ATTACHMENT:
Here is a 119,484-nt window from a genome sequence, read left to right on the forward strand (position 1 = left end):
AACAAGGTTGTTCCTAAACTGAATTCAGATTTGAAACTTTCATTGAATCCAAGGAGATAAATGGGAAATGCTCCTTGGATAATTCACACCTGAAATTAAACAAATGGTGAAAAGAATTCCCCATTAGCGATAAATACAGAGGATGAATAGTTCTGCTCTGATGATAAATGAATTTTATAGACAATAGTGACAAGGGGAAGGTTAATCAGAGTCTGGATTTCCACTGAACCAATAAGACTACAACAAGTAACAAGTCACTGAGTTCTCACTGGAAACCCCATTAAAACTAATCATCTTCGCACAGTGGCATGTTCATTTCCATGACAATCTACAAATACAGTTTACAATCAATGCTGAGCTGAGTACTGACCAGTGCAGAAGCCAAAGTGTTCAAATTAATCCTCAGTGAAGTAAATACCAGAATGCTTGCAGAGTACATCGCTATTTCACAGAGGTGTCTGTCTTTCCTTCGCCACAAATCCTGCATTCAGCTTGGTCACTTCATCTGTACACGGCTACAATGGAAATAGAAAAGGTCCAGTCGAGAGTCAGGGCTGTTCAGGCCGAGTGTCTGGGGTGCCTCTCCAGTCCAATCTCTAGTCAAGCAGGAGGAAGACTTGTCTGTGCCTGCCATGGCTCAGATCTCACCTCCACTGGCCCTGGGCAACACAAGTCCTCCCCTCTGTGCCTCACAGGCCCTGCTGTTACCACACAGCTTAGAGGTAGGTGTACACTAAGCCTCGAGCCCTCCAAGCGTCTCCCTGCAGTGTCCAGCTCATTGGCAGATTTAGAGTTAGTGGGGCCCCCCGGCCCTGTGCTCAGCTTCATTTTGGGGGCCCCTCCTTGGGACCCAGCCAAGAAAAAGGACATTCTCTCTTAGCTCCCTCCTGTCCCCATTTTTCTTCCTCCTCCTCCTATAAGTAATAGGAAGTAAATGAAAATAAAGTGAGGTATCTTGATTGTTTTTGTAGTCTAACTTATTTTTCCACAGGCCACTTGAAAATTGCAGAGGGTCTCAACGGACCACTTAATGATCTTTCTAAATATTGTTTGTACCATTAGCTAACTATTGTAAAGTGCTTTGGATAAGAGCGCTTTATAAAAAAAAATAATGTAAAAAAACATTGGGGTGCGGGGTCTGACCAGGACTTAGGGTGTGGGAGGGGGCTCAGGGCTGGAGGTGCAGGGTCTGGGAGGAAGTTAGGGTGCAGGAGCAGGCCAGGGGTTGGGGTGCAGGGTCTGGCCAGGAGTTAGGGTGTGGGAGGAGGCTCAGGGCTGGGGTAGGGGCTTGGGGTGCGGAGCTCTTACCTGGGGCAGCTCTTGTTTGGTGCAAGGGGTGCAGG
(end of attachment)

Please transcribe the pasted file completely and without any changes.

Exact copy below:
Here is a 119,484-nt window from a genome sequence, read left to right on the forward strand (position 1 = left end):
AACAAGGTTGTTCCTAAACTGAATTCAGATTTGAAACTTTCATTGAATCCAAGGAGATAAATGGGAAATGCTCCTTGGATAATTCACACCTGAAATTAAACAAATGGTGAAAAGAATTCCCCATTAGCGATAAATACAGAGGATGAATAGTTCTGCTCTGATGATAAATGAATTTTATAGACAATAGTGACAAGGGGAAGGTTAATCAGAGTCTGGATTTCCACTGAACCAATAAGACTACAACAAGTAACAAGTCACTGAGTTCTCACTGGAAACCCCATTAAAACTAATCATCTTCGCACAGTGGCATGTTCATTTCCATGACAATCTACAAATACAGTTTACAATCAATGCTGAGCTGAGTACTGACCAGTGCAGAAGCCAAAGTGTTCAAATTAATCCTCAGTGAAGTAAATACCAGAATGCTTGCAGAGTACATCGCTATTTCACAGAGGTGTCTGTCTTTCCTTCGCCACAAATCCTGCATTCAGCTTGGTCACTTCATCTGTACACGGCTACAATGGAAATAGAAAAGGTCCAGTCGAGAGTCAGGGCTGTTCAGGCCGAGTGTCTGGGGTGCCTCTCCAGTCCAATCTCTAGTCAAGCAGGAGGAAGACTTGTCTGTGCCTGCCATGGCTCAGATCTCACCTCCACTGGCCCTGGGCAACACAAGTCCTCCCCTCTGTGCCTCACAGGCCCTGCTGTTACCACACAGCTTAGAGGTAGGTGTACACTAAGCCTCGAGCCCTCCAAGCGTCTCCCTGCAGTGTCCAGCTCATTGGCAGATTTAGAGTTAGTGGGGCCCCCCGGCCCTGTGCTCAGCTTCATTTTGGGGGCCCCTCCTTGGGACCCAGCCAAGAAAAAGGACATTCTCTCTTAGCTCCCTCCTGTCCCCATTTTTCTTCCTCCTCCTCCTATAAGTAATAGGAAGTAAATGAAAATAAAGTGAGGTATCTTGATTGTTTTTGTAGTCTAACTTATTTTTCCACAGGCCACTTGAAAATTGCAGAGGGTCTCAACGGACCACTTAATGATCTTTCTAAATATTGTTTGTACCATTAGCTAACTATTGTAAAGTGCTTTGGATAAGAGCGCTTTATAAAAAAAAATAATGTAAAAAAACATTGGGGTGCGGGGTCTGACCAGGACTTAGGGTGTGGGAGGGGGCTCAGGGCTGGAGGTGCAGGGTCTGGGAGGAAGTTAGGGTGCAGGAGCAGGCCAGGGGTTGGGGTGCAGGGTCTGGCCAGGAGTTAGGGTGTGGGAGGAGGCTCAGGGCTGGGGTAGGGGCTTGGGGTGCGGAGCTCTTACCTGGGGCAGCTCTTGTTTGGTGCAAGGGGTGCAGG